Christmas. My favorite memories from this Christmas were (1) Gage wrapped seven presents for me and put them under the tree. He was worried I'd feel left out because I spent one morning wrapping presents for him, Lila, Jos & Mike and I put them under the tree for decoration. Gage was concerned about my not having any gifts, so he collected some items from around the house and wrapped them for me. On Christmas morning I opened the calculator I use for balancing the checkbook (which I had blamed Mike for stealing), a bottle of super glue, a roll of packing tape, some stickers, an invitation to a birthday party (I'd had to call the mother of the birthday boy to say "What time is the party again? I can't seem to find the invitation anywhere!"). I told Gage that I was happy that he had chosen so many things that I really like (for real - I love super glue and use the calculator all the time). He smiled and said "I watched you to see what you like so you'd have nice presents." Such a sweetheart. (2) My parents bought a certain Cabbage Patch Doll that Lila has been eyeing for months (you can style its hair). When Lila opened it her face lit up and she just kept saying "I wanted this! I wanted this!" over and over. She was clearly thrilled. (3) Both the older two were really interested in Josie's gifts and happy for her when she got something neat. I love these kids.

New Year's. We had our friends' kids, Bella and Wyatt, sleep over on New Year's Eve. Gage voted himself the supplier of snacks and set out a lovely plate full of candy - decorated beautifully and colorfully. It was enjoyed by all.

Gage and Lila have always done a lot of art projects but Gage has ramped it up even more in recent weeks. It's like he turned a corner, or a lightbulb went off or something, because now his artwork is recognizable - people look like people, trees look like trees. He still likes to do scribbles and random shapes, too, and he is quick to explain these: "It's abstract."

Lila has a new dream - to be a ballerina. She loves to watch ballet on TV and I pull her hair back, she slips into a gauzy skirt and she prances and spins around the living room. She lifts one foot high into the air, balancing with one hand on the coffee table, and shouts: "I'm doin' it!"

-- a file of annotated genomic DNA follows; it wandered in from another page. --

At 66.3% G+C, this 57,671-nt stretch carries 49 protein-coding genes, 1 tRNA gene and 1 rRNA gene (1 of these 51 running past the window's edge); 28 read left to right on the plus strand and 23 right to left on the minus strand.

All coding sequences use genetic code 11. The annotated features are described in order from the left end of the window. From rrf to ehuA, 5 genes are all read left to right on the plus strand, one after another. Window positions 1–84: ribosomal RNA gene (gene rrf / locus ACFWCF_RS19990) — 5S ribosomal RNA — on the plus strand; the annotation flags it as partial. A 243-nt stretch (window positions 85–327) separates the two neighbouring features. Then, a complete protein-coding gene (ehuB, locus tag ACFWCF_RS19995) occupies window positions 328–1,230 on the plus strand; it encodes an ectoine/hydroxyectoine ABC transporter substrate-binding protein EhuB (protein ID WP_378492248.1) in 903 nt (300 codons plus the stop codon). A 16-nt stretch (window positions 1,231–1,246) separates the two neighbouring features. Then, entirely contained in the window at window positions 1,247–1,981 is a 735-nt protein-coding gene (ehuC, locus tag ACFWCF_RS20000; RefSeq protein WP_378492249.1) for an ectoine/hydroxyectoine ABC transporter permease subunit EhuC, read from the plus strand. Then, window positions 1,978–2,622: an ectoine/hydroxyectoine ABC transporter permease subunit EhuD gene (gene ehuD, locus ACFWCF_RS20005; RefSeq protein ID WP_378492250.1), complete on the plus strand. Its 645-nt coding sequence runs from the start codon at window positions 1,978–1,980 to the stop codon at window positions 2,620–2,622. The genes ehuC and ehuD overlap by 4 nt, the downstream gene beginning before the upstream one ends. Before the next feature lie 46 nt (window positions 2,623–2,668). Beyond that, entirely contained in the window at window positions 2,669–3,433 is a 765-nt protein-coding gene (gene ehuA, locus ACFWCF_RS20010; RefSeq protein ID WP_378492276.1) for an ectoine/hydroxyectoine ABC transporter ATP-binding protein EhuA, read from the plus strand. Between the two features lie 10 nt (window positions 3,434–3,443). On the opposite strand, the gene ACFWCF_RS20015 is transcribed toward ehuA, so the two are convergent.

Josie is almost three months old now, and is very strong. She likes to be held in a standing position, with her feet in your lap, so she can put weight on her legs. When she's on her belly on the floor she lifts her head way high up to look around. She smiles and coos at us and playfully sticks her tongue out. Her eyes are so bright and alert, and have been since birth.

Gage made up his first poem today, and is quite proud of himself. Here it is:

Let me through
To get a tissue

He carefully wrote it out, letter by letter (with prompting from me), on a piece of construction paper. Then he spilled soup on it and started all over again. "Wasn't that sad luck?" he asked me. But he wrote it all again, cheerfully. He added "To Grandma, From Gage" on the bottom of the page and we mailed it to my mom this afternoon. I'm sure she'll be thrilled to get such a lovely poem in the mail.

I'm trying to face returning to work the best I can. Of course I'm disappointed, but we have no choice at this point. Mike was laid off two weeks ago and *should* be rehired in March, but we don't know yet for sure. It's scary for him to be out of a job, but not unexpected in this economy, nor in his line of work in the middle of winter. We're taking things week by week, and trying not to picture the current situation as long-term. He will be back at work sometime soon, and if things go well maybe I'll be able to take more time off. We'll just have to see how it plays out.

So, remaining present, it's supposed to snow another 18 inches today on top of the six we already have. So tomorrow may be a 'snowed in' day, which is my very favorite part of winter. I'll bake bread, maybe sticky buns, and roast a turkey for dinner. There's nothing like a warm house full of good smells to combat the snow. And Sunday is Gage's Second Annual Valentine's Day Party, so we have baking and crafts to do for that, too.

I have loved the last three months of my life more than I've loved any other time, as long as I can remember. I'm sad to change my schedule, but we'll do what we have to do and we'll try to smile our way through it. Nothing's easy, and keeping busy is better than not. Right? (Well, it's got to be when you don't have a choice.) Right.